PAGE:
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Before midday we stop at a cenote.  For the moment we had just seen open cenotes and this is one of the half open category.  We are curious and excited to see this one.  A big opening in the ground lies in front of us, a dark hole gaping at us exhausting its cold underground smelling breath in our faces.  Entering a magical underworld sound tracked by the dark rhythm of some bongo drums we undoubtedly can feel the temperature drop.  Darker and darker it gets as we penetrate further the narrow fissure that leads us deeper every step we take. Till suddenly we find ourselves in front of a big sphere shaped chamber, which is till the half filled with fresh water, with at the top a small opening about 3m diameter, barely lightening the big space. It is midday and the sun is standing high, just above us and just above the hole in the ceiling.  An eye blinding ray of light comes straight through and hits the water surface with such a brightness that the water lightens up and glows.  Glowing till unbelievable depts…  Our eyes try to search for a bottom but it is such a spectacular diffuse glowing clear water that our vision starts to fail. We don’t know if we are looking at just ten centimetres depth or infinity. Even in this modern-everything-is-explainable-times it’s easier to say that it’s made by some Mayan Gods.  I jump in the water for a refreshing but short swim because as heavenly it looks, this kind of cenotes has a very dark side.  Not only swimming away the lighted area but it feels a kind of scary the moment a cloud covers the sun and everything gets pitch dark.  It feels like a dark force might swallow you into the deep black and you would be never of heard again… just as all the other sacrifices made so many centuries ago.

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At the same place but above the earth face we have our ‘Mexican-for-tourists’ included lunch and go ahead for the main attraction: Chichén Itzá.  The most famous Mayan archaeological site in the world named as one of the ‘New 7 Wonders of the World’ since the 7th July 2007.  The guide tours us around the different buildings and informs us about the smallest details.  First of course “El Castillo” or “Temple of Kukulcán” that dominates the centre of the Chichén Itzá pre-Columbian city.  As we by now expect from the Mayas, a true piece of art and genuine master piece of architecture.  Just to give some examples of its rareness in every aspect:

  1. In front of every of the four sides of this pyramid there is a spot that is acoustically special, reflecting the echoes from handclapping, reproducing the sound of the quetzal (a tropical sacred bird) according to our guide.  Personally doubting this theory, I’m quite sure that it has to sound great by any ceremony where ancient tribes use chants, drums and handclapping…  I’m almost sure that it’s like the temple itself speaks and answers the demands of the Mayan civilization.
  2. At the base of the balustrade of the north-eastern staircase are carved heads of a snake/serpent.  On the spring and autumn equinoxes in the late afternoon, the north-west corner of the pyramid casts a series of triangular shadows against the balustrade that evokes the appearance of a serpent wriggling down the staircase in representation of the feathered serpent God Kukulcán.  It is almost inhuman, making a building this big and still having all the right angles to provoke this effect.  Exactly on the moment of equinoxes, at exactly two important moments for such a big civilization their God Kukulcan comes to visit them.  The arrival of the rains brings fertility and for this moment of preparing the soil and sowing and at the other side the time for harvest.   (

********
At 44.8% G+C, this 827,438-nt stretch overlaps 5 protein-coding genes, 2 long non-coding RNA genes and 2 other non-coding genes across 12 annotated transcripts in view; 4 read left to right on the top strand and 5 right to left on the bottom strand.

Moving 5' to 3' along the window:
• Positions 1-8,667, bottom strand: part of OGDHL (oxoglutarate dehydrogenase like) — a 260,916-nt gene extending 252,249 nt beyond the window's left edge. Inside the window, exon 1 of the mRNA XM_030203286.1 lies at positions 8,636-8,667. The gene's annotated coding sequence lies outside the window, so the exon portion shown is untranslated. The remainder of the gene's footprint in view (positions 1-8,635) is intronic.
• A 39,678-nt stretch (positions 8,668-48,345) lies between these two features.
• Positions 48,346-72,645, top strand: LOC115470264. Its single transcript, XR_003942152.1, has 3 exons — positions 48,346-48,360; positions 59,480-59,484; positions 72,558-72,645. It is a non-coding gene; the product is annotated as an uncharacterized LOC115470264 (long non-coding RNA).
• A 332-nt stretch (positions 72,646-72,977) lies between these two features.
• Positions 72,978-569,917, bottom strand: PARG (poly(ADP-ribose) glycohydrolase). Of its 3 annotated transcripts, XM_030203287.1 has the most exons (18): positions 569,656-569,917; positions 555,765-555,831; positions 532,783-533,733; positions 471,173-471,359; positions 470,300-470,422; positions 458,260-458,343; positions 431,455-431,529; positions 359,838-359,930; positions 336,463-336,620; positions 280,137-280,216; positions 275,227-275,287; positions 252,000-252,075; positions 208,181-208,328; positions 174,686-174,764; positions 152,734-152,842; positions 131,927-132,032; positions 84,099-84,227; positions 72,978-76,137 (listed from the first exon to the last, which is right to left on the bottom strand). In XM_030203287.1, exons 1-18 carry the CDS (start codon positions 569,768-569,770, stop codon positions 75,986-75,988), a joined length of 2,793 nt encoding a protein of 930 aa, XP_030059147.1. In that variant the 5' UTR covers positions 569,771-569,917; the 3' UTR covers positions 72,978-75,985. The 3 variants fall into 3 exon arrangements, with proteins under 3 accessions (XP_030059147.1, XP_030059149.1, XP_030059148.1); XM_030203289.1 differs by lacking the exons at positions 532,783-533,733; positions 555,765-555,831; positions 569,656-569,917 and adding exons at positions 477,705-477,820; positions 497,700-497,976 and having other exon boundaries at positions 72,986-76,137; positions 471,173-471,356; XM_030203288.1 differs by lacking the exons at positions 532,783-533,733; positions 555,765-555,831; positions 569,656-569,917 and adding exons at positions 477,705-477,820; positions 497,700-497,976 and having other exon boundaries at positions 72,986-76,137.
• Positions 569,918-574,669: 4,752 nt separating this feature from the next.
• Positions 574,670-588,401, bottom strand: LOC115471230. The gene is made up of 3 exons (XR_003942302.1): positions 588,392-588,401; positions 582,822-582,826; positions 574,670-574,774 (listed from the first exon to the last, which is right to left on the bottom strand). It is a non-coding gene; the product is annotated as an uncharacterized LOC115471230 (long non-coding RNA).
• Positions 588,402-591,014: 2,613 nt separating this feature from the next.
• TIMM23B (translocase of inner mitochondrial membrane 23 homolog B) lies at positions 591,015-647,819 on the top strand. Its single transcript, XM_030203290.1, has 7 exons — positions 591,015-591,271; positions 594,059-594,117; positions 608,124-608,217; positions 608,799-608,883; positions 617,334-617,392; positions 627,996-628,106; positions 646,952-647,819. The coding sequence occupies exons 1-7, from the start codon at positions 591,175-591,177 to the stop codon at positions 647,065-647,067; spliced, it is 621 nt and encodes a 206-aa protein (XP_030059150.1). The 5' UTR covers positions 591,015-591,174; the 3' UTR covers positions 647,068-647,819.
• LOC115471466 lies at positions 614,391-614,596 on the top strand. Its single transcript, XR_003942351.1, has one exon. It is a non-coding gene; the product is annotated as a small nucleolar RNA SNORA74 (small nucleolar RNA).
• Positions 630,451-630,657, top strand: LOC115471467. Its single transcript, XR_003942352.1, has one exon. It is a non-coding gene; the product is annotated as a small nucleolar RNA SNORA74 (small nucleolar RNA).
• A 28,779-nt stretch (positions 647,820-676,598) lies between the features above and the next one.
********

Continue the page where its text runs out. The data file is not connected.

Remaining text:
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From there we pass the impressive ‘Temple of Warriors’, a structure with almost 1000 columns, big part of them decorated with carvings of Gods or people as well animals and serpents. Then the ‘Temple of the Jaguar’ and as the tour goes on, we pass by and visit some other structures of all kind with the most varied carvings, from eagles (not existing in this part of Mexico, indicates influences and contacts with other big Mayan cities) over jaguars to skulls and bones.  The feathered serpent all over together with Mayan inscriptions.

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The most impressive though is ‘The Great Ball court’ (168m long, 70m wide and 8m high).  We have seen ball courts before but were never quite sure how it was played but here we find the solution in the largest and best preserved of all Mesoamerica.  In a flash I see an image in front of my eyes… and after a day of looking between, with dust covered and far away stored, memories… I find ‘The Road to El Dorado’! An entertaining animation movie where two young man looking for the secret city El Dorado end up in a Mayan city, very Chichén Itzá-like, playing a ball game.  In the movie there is even a hole with water in which is thrown a part of the treasure…, a cenote we do know now, just as there is in Chichén Itzá where they found thousands of objects made from gold, jade, copal,… as well as skeletons of children and men.

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After a long day of being a tourist we go back to our Tulum hostel, download the movie and watch exited as we recognize lots of features we just have seen with our own eyes.  A trip well worthed and after visiting lots of ruins of which the biggest pyramid base wise, the largest city… it was time to meet the most famous.

Categories: México | Tags: , , , | Leave a comment